Facebook is an example of another name brand customer of Equinix.  By now, you may have read in the RC TOM Facebook case how Facebook grew its data center footprint to three locations in Iowa, North Carolina, and Oregon.  These are all rural locations because when Facebook wants to locate its servers in a data center near a major metropolitan area, it simply relies on the data centers Equinix has already established.  Equinix has built up a global footprint across major metropolitan areas around the world which has created barriers to entry into the space.  As mentioned above, it is very expensive to run your own data center, let alone build your own.   Additionally, Equinix’s operating model of being network-neutral has added a competitive advantage over time after adding such large customers as Comcast, AT&T, Verizon, Bloomberg, LinkedIn, Microsoft, Cisco, and many more.  Joining Equinix as a customer gives access to the large ecosystem the company has already created over time.

The company has already established itself as a leader in scaling the internet and facilitating content delivery.  Based on Equinix’s exposure to growth of Internet bandwidth needs, its ability to leverage its strong ecosystem, and its exposure to mobile and cloud adoption in the future, I would expect continued strong growth for the company in the foreseeable future.


Exhibit 1

The market has rewarded Equinix over the past few years for strong execution and growth outlook as shown in the relative performance between the company and the broader stock market below:


Exhibit 2

Me, at an Equinix data center in Amsterdam below.  Notice that the data center is literally surrounded by a moat! Cool!



Equinix 10-K SEC Filing 2014



Barclays Equity Analyst Report, July 24, 2014

Amir Rozwadowski


Equity Analyst Investor Day Morning Presentation

June 25, 2014


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Student comments on Equinix: The Hub of the Internet

  1. Its so cool that a company like this can encourage other companies to behave in a more rational manner. I highly doubt that if this company didn’t exist, Hulu and Comcast would ever get around to working out an agreement that would allow them to realize the benefits of colocation, like your example suggested. It seems like they would argue back and forth, each trying to get into a position to extract more value than their supposed partner and never actually be able to reap any of the benefits. With this company around, it lowers the barrier for collaboration.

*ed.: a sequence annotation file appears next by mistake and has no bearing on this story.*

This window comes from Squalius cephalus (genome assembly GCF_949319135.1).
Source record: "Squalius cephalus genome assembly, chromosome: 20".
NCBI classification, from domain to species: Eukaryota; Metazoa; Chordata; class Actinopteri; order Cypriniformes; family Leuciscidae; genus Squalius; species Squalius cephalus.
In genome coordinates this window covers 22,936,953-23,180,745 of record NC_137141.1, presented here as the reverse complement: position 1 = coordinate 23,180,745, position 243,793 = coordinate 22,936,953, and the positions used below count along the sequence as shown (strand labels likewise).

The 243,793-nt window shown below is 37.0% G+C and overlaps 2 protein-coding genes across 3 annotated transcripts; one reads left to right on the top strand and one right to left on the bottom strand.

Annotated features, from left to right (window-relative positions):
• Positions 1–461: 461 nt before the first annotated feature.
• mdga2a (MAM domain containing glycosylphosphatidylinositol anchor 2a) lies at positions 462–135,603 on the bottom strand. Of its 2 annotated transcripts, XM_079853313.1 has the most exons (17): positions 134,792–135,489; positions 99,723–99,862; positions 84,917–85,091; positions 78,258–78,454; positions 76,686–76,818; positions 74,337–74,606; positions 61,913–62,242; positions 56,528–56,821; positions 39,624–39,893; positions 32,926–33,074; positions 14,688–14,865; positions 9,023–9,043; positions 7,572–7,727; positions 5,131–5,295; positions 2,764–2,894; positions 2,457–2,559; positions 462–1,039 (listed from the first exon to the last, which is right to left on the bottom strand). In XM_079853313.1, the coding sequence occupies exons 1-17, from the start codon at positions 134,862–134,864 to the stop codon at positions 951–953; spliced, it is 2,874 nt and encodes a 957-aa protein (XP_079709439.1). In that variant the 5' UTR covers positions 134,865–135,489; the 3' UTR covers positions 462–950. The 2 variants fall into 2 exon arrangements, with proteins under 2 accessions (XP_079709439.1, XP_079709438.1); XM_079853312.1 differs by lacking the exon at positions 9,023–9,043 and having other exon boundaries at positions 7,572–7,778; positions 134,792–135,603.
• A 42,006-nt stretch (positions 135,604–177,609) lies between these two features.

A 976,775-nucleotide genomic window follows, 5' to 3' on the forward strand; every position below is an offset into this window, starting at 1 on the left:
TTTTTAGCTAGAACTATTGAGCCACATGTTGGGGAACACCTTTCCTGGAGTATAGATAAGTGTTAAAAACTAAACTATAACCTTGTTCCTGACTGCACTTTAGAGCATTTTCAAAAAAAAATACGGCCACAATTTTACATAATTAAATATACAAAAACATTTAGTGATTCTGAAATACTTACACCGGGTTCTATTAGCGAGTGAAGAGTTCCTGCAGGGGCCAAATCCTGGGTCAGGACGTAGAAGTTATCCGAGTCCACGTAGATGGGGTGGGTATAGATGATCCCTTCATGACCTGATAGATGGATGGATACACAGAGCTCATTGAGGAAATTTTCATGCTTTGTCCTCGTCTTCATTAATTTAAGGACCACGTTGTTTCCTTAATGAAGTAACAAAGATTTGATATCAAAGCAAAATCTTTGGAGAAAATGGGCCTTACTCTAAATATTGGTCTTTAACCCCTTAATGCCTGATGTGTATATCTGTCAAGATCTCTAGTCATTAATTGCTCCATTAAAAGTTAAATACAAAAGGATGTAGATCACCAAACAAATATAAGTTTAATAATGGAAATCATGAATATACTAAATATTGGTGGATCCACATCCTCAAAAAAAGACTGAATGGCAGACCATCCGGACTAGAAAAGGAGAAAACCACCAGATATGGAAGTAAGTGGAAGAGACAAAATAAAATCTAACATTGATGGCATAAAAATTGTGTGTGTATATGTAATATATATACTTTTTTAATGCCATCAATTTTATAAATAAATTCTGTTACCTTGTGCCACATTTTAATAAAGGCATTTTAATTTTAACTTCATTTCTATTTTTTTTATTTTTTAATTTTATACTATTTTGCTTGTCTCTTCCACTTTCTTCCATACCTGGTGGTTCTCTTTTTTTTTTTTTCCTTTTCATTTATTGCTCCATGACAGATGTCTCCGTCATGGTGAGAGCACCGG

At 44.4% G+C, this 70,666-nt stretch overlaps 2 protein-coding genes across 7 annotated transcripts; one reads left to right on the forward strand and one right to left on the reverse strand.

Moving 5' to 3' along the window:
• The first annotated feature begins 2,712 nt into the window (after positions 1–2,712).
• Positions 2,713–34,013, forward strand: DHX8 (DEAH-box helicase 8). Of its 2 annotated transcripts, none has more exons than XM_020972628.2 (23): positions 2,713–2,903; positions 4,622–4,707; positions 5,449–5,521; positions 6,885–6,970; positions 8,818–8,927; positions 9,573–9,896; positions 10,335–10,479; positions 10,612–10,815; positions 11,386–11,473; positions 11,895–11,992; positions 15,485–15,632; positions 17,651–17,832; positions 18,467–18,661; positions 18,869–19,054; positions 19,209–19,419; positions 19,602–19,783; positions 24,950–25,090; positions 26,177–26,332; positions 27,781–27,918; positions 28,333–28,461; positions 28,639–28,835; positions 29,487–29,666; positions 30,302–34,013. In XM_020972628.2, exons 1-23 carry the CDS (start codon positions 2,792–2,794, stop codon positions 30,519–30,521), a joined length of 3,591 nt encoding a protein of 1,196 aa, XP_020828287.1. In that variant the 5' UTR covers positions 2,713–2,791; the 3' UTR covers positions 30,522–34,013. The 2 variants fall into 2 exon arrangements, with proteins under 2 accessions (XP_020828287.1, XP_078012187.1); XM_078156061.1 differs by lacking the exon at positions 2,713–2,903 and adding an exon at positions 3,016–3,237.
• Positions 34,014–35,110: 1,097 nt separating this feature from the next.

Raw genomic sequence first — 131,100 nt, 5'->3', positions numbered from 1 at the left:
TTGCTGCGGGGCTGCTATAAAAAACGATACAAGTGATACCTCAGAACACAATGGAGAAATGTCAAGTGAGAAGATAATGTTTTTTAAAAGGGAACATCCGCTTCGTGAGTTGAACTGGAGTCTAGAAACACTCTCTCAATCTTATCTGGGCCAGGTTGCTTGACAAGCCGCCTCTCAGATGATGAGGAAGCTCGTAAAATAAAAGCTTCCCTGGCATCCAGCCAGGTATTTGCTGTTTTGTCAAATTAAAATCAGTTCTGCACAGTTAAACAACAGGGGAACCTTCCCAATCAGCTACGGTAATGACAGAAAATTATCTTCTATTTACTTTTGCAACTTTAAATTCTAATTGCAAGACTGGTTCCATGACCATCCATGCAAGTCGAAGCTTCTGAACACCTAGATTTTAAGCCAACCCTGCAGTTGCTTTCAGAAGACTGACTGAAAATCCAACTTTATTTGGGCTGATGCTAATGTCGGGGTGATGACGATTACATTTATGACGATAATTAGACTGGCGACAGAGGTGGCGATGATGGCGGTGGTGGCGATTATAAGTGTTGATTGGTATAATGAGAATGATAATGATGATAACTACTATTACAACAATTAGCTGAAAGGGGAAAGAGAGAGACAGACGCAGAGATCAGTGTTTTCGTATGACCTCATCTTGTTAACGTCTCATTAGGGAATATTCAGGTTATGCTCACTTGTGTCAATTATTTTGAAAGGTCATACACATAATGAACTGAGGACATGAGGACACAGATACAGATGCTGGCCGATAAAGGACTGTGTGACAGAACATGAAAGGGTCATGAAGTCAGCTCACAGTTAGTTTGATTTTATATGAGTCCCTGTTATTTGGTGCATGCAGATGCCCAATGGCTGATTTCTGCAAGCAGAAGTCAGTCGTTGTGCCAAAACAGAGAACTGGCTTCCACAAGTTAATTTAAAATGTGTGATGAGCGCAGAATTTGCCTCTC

2. Very interesting business and write-up! It seems that Equinix has created a fantastic real estate strategy to find facilities with a great combination of adequate space, reasonable pricing, network and energy access and general accessibility. Given the high required uptime and potentially large negative implications of failures, it would be interesting to hear more about how Equinix’s employees and outside contractors are able to maintain adequate back-up to ensure server failure or replacement does not lead to apparent losses for end customers.

    Regarding security, does Equinix have any concerns related to allowing third parties, such as managed services companies, to access their facilities? What safeguards does Equinix put into place to ensure their facilities are not breached, or ensure that they are not liable if a breach does occur? Does virtualization management software (i.e. software designed to allow more efficient use of server space) pose a risk to this business, or will increased colocation outgrow any server use efficiencies?